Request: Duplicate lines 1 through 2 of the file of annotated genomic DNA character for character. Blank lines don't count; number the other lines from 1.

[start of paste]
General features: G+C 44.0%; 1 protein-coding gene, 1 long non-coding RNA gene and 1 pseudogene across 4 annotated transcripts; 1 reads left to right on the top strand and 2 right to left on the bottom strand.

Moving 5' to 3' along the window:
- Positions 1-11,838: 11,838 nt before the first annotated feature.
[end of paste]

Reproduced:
General features: G+C 44.0%; 1 protein-coding gene, 1 long non-coding RNA gene and 1 pseudogene across 4 annotated transcripts; 1 reads left to right on the top strand and 2 right to left on the bottom strand.

Moving 5' to 3' along the window: